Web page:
onsdag 3 december 2014
Greetings from Romania
Follow me to three small Romanian villages in the Pauleasca area from where many of the EU migrants that begs on the streets in Salzburg in Austria as well as the Swedish towns Jönköping, Linköping and Stockholm come from. Pauleasca consists of the villages, Troislav, Tinca and Tufanu and about 4000 persons live in the area.
The people in Pauleasca were given land to live on by the communist regime in the late 1940s. But after the Romanian revolution in late 1989 most of the old documents from the communist era wasn't valid anymore and the vast majority of the houses in the area was considered to be illegal settlements. Today Pauleasca doesn't even exist on official Romanian maps. They are not longer allowed to travel on main roads with horse and carriage due to governmental restrictions. They are not longer allowed to pick branches of willow and birch In their nearby woods to make traditional handicraft like baskets and broom that they can sell on the local market. And since 2012 is begging illegal in Romania.
All those new restrictions paired with a unemployment rate of nearly 80 percent has created a desperate job migration to richer countries in the northern parts of the European Union. Most of the rudari and romani that migrate don't find a work and end up begging for money on the streets in their new countries to be able to support their families back home. The migration from areas like Pauleasca is not a cosmopolitan aspiration towards new horizons, it springs from a desperate struggle for survival for a minority that has been subjected for indifference, discrimination, hostility and racism from the state and ethnic romanians for years and years.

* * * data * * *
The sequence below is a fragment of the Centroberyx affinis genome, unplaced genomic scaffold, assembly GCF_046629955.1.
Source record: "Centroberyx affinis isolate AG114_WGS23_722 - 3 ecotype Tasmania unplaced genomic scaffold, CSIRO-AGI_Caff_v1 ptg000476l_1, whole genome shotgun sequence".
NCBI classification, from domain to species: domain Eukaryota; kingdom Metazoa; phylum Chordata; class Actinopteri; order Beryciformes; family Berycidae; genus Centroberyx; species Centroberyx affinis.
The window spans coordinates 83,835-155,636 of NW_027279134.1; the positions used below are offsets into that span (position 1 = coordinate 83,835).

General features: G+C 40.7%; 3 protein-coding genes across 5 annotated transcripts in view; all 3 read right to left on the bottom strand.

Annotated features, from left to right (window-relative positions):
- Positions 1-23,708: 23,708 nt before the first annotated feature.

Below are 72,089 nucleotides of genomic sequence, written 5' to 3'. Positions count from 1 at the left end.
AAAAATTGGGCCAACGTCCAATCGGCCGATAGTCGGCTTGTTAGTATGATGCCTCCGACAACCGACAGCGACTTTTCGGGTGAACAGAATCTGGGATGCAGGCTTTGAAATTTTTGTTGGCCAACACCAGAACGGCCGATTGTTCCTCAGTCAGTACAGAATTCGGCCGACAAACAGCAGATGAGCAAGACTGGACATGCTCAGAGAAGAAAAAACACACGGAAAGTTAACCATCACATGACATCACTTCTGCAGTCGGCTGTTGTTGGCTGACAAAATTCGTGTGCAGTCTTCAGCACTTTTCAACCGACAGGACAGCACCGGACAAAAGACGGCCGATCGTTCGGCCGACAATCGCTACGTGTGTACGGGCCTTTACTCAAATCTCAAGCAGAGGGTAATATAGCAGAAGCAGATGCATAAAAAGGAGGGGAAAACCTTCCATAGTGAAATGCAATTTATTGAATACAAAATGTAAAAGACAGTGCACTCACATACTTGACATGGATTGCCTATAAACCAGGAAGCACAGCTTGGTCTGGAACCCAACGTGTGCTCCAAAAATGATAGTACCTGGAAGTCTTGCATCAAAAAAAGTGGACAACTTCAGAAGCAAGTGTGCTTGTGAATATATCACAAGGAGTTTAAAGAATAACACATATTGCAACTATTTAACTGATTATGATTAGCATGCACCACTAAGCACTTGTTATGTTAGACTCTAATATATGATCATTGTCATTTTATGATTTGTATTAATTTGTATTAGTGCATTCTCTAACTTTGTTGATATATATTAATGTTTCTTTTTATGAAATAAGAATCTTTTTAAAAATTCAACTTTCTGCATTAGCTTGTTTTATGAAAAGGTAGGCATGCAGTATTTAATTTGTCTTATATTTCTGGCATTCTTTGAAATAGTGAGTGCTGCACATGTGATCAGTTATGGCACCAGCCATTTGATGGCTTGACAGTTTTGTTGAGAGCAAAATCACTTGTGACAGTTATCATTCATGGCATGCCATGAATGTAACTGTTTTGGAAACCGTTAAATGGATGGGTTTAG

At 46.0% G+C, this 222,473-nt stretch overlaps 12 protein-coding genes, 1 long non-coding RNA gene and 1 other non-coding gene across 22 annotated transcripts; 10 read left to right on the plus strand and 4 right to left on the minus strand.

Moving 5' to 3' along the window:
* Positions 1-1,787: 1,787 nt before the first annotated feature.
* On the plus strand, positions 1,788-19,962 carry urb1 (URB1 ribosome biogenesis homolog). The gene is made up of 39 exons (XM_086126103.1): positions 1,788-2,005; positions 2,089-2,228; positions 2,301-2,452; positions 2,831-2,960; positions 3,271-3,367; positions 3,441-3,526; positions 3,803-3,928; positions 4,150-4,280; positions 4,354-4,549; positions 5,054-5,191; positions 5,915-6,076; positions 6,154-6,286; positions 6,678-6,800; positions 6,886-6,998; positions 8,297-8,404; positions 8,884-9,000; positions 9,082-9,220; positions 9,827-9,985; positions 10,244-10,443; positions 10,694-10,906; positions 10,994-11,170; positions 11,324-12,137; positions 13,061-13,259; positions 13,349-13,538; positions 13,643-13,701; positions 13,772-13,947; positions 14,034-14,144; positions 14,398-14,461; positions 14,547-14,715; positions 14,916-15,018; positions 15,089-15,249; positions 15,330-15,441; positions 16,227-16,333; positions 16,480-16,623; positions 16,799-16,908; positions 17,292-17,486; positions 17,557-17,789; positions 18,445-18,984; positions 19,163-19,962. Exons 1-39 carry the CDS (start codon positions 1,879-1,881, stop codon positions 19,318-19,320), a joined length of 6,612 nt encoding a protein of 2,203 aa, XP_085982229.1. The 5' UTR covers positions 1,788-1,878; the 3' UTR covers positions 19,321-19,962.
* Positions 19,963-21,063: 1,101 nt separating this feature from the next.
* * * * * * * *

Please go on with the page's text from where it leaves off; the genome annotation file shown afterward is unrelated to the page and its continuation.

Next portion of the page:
The people in the pictures belong to the rudari minority. Even if they live in Europe their living conditions are down to the same poor standard as for people living in third world countries. They live in extreme poverty. They have substandard housing. Their life expectancy is 13 years shorter than the average Romanian. They lack running water, proper kitchen, bathroom and toilet. Many of the adults are illiterate but most kids are now in school from grades 1-4. Their food is deficient and many children suffer from malnutrition. Even if the future for the people in the area seems to be painted in dark colours I believe a change is gonna come.
The Swedish NGO Heart to Heart work together with their cooperation partner Somebody Cares Romania in the area. Somebody Cares has been working in the Pauleasca area since 2002 and knows the people and their needs. The Team Roma-project concentrates on the following areas to provide a long term change: Education, Healthcare, Self-management and Structural efforts. I belive that the project will be able to create opportunities that are needed to change the living conditions for the people in Pauleasca in a long term perspective. You can read more about the Team Roma-Project here
Click the following link if you cant see more photos from Pauleasca: www.flickr.com/photos/chasid68/sets/72157649562924582/
Text and Photo: Mikael Good